e-flux journal issue 80

e-flux journal issue 80

e-flux journal

Franz Fiedler, Narre Tod, mein Spielgesell, 1921.

March 2, 2017
e-flux journal issue 80

with Amy Ireland, Charles Tonderai Mudede, Boris Groys, Nana Adusei-Poku, Achille Mbembe, Barbara Cassin, Carol Yinghua Lu, and Jonas Staal
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Division is the characteristic habit of humanity: ēthos anthropōi daimōn, as Heraclitus had it. Demons for division, we divide and are divided. Taken over by divisions within ourselves, the demonic appears as the divided self. Wherever the self realizes an apparent struggle, whenever one is possessed by another, the demon is present. Possession dramatizes self-production as a fight for local control. Demonology is the science of these heteronomous selves, these others inside us. “From the beginning,” writes Boris Groys in this issue, “the contemporary artist is demonic: he is possessed by himself and cannot be relieved of his demons.”

To be an artist is to produce a self in excess of the self, a surplus self, straddling the borders of the human individual. “Ah!” we say, looking at a can of excrement. “It is a Manzoni!” The artist lends their name to a career composed of inhuman children. But artists are not the only multiple ones; there are others equally excessive, equivocally unaccountable. “Machines, women—demons, if you will—align on the dark side of the screen: the inhuman surplus of a black circuit,” writes Amy Ireland in “Dark Circuit: Code for the Numbers to Come.” Should those left unrecognized seek numbers for themselves? Or prefer to remain outside the circle of our collective ’countability?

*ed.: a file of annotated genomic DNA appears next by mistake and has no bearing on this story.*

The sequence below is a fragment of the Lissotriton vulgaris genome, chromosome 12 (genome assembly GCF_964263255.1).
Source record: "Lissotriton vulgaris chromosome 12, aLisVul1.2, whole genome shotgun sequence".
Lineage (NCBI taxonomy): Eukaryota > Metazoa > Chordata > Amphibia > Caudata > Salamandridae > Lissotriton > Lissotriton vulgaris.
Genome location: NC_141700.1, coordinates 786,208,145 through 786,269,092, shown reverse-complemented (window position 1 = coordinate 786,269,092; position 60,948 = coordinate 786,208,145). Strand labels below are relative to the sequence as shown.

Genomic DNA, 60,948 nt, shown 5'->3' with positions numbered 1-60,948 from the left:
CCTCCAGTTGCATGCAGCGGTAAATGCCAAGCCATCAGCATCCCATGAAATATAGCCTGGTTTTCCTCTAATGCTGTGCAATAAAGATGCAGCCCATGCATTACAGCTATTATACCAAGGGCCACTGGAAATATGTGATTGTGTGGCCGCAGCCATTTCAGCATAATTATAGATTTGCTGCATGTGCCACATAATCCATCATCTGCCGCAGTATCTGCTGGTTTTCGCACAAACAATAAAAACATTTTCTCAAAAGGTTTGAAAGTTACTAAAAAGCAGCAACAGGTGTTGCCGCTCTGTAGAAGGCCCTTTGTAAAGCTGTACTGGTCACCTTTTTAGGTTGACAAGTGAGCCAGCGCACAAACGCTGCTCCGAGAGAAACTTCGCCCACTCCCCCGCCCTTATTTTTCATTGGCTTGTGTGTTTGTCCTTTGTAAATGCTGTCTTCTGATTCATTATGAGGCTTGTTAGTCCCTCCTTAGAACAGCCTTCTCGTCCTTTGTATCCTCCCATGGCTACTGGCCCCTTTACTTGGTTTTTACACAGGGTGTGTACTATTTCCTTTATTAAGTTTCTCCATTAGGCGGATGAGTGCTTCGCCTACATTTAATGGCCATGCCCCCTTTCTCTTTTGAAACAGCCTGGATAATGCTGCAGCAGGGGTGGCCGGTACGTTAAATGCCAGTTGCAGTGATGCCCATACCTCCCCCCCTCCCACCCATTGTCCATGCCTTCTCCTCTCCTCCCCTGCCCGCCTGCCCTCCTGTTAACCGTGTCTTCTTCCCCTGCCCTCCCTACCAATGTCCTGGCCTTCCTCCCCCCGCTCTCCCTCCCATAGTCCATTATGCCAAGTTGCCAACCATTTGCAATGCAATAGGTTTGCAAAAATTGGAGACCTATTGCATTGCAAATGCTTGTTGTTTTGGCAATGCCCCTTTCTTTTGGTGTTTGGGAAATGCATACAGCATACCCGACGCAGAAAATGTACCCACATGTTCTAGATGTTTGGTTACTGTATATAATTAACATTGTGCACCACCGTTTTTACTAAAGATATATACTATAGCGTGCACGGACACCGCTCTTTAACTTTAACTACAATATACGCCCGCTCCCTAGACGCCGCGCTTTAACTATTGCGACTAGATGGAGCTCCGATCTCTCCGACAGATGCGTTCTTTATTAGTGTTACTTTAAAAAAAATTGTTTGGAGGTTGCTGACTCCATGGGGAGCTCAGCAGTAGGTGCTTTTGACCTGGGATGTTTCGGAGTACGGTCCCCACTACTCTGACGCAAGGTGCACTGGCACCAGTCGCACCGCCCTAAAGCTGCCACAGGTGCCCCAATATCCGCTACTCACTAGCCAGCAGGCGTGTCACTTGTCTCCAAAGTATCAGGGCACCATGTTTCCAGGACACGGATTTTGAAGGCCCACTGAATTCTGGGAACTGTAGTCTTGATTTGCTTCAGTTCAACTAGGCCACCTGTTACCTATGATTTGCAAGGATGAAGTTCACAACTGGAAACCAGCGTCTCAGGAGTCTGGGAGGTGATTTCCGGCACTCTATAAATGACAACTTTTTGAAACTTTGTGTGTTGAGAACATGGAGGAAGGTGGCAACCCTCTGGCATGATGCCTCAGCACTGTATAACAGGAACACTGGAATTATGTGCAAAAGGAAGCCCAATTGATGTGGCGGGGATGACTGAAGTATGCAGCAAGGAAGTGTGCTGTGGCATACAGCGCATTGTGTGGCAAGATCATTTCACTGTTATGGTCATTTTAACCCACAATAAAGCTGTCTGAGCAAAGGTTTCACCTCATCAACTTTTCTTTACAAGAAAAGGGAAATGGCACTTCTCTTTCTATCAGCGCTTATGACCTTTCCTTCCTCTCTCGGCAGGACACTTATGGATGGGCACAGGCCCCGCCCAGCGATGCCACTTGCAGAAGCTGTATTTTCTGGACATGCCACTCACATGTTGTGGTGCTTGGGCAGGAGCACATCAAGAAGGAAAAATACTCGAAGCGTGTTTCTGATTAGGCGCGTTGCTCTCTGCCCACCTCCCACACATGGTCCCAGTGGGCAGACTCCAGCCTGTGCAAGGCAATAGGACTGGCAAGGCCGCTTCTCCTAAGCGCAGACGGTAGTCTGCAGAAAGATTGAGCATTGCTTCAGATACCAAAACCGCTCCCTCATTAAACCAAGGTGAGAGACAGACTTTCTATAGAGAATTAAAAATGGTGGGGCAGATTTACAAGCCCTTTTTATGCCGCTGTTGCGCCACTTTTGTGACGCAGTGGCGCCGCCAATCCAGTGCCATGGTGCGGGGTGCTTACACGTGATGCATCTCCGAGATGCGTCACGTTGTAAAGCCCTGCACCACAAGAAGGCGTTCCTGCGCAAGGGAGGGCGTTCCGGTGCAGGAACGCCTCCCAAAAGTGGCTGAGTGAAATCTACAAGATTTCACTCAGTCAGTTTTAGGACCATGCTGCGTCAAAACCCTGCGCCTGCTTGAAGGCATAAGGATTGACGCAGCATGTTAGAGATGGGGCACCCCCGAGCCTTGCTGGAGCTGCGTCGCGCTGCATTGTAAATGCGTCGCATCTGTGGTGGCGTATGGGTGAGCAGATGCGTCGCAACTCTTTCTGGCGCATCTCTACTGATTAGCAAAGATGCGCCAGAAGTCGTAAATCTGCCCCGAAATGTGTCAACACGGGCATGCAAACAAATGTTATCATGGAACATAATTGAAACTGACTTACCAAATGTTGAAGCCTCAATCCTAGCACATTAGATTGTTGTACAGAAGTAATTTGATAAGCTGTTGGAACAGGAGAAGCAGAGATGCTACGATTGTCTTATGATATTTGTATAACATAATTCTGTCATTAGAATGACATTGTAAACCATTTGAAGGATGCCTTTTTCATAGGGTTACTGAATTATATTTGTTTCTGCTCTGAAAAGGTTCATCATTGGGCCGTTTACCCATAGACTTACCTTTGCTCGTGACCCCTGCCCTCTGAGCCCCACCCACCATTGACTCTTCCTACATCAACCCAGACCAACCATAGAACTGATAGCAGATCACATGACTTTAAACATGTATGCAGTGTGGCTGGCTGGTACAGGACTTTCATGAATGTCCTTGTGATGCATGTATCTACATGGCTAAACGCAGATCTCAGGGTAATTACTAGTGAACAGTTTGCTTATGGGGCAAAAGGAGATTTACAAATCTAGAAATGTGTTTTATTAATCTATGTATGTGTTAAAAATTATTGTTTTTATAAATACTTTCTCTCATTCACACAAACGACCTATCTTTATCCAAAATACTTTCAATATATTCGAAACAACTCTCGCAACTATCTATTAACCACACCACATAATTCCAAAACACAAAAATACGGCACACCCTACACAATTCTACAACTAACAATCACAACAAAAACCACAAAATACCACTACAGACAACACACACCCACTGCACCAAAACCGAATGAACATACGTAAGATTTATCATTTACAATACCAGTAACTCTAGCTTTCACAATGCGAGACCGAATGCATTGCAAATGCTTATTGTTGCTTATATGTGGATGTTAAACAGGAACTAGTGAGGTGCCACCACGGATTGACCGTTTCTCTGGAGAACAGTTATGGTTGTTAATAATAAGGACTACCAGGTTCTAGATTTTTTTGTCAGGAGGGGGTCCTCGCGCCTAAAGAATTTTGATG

Animals, too, exemplify a self that is not yet a citizen, even as they are deployed as sensors. In horror movies the dogs always bark at the demon’s invisible presence. The horses startle; a flock of birds shudders, astonished, into the air. They perceive in advance the arrival of our divided nature. Charles Tonderai Mudede, in “Black Mirror Body,” considers the animal consistency beneath our various projects and projections of some timeless immaterial humanism.

Achille Mbembe details the deep intellectual and material history of such apprehensions in “Difference and Self-Determination,” from his forthcoming Critique of Black Reason. How does blackness apprehend itself when it has been interpolated—the word is too gentle in this case—for centuries as the opposite, or absence, of reason? In “On Being Present Where You Wish to Disappear,” Nana Adusei-Poku considers a contemporary manifestation of the same association, common in the art world, of nothingness, universality, and whiteness.